Each of our team members that wants to will share with you over the coming quarter.
Here is mine:
Cheers to #DOPCMovement!
This week our counselor and Licensed Clinical Social Worker Sarah Rasche joined us to talk about the concept of "self care".
Like mindfulness, diet, and exercise, self care has become yet another aspect of mental health that is the subject of paid classes, books, workshops, and special methods that all are aimed at making money off the fact that people are becoming more aware of their mental health.
But you don't need to pay to take care of yourself. Watch our video to learn about the many ways you can give yourself the care that you need without pulling out your wallet.
Using essential oils in conjunction with mindfulness practices, can be a powerful tool in supporting emotions, focus, memory retention, and anchoring in new patterns and beliefs.
Today we talked with Midwife and Health and Wellness Coach Angela Seeling, who uses different Essential Oils in her practice to elicit specific emotions and use the power of our sense of smell to access deep feelings and memories.
Angela will be hosting a workshop on Mindfulness, Emotions, and Essential Oils at our office on Friday, March 8th at 5:30pm. We'll talk about aroma as a direct pathway to to the lymbic system in the brain, and the science behind how essential oils work. Participants will make their own emotional aromatherapy blend to take home, and incorporate into daily practices. Sign up here!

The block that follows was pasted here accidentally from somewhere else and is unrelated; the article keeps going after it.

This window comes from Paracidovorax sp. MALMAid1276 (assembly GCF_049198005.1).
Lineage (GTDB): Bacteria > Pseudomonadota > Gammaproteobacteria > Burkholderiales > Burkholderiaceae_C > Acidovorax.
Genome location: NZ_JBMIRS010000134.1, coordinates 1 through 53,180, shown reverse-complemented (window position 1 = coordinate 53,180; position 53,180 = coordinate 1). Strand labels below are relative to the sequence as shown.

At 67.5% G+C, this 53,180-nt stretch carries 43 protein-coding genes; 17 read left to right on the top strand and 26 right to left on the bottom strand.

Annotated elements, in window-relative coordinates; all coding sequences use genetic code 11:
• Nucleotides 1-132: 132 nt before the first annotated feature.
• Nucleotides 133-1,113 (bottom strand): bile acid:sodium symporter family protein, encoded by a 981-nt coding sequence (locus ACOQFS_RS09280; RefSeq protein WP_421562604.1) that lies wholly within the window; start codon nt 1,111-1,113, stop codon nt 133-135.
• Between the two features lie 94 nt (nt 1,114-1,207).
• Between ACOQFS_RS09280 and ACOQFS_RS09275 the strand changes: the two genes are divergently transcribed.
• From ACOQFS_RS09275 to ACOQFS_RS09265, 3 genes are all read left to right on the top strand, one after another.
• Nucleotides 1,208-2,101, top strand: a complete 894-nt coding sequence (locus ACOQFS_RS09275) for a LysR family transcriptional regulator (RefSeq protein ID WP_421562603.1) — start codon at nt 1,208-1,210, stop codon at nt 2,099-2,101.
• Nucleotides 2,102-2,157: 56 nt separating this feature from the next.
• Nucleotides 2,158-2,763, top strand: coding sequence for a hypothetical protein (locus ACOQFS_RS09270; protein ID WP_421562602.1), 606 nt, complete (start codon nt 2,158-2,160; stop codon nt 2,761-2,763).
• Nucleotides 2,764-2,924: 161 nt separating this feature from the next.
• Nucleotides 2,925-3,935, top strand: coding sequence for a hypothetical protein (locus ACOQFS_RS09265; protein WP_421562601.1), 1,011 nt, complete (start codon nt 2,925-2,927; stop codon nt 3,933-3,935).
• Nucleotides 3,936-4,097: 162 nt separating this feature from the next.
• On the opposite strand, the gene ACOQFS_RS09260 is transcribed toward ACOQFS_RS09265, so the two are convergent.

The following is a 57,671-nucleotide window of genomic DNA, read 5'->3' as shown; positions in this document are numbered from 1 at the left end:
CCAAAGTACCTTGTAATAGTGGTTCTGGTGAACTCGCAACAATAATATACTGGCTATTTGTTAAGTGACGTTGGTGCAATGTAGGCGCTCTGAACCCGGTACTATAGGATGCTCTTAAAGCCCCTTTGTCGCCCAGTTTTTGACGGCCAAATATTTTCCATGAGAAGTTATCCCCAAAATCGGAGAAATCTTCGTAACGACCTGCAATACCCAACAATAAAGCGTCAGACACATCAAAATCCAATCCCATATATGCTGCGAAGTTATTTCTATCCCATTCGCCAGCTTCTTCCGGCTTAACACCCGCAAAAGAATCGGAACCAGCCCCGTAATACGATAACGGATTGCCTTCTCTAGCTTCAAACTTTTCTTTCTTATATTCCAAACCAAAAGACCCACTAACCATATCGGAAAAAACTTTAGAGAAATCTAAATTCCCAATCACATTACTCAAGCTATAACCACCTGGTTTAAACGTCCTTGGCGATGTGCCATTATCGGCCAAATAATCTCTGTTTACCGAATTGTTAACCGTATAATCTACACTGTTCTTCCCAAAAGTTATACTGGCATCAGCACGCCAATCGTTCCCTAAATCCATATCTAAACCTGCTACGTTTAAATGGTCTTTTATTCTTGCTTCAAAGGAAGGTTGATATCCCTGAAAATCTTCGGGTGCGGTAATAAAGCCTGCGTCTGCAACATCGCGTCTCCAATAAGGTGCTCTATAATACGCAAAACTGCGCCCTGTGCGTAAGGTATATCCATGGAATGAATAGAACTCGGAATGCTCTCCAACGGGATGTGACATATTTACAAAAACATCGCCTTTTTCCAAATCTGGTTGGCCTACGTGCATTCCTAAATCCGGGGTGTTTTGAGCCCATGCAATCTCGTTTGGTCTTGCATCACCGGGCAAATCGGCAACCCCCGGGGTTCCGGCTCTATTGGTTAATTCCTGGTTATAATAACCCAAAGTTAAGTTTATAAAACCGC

Announcing DOPC's focus for Winter: Mental Health. Following up on our fall focus of Nutrition, we are turning our attention to what can we do to feel good so that taking care of ourselves is something that follows more easily. Drab weather got you down? Did you fall off your New Year's Resolution wagon? Watch today's video to find out about the programs and events coming up over the next few months.
In typical twenty first century fashion I am listening to 10% Happier by Dan Harris instead of actually reading it. Usually while doing dishes at the end of the night. Always multitasking. The thing that got me to pause and write in my journal after was his description in the first few chapters of constantly seeking The Next Big Thing.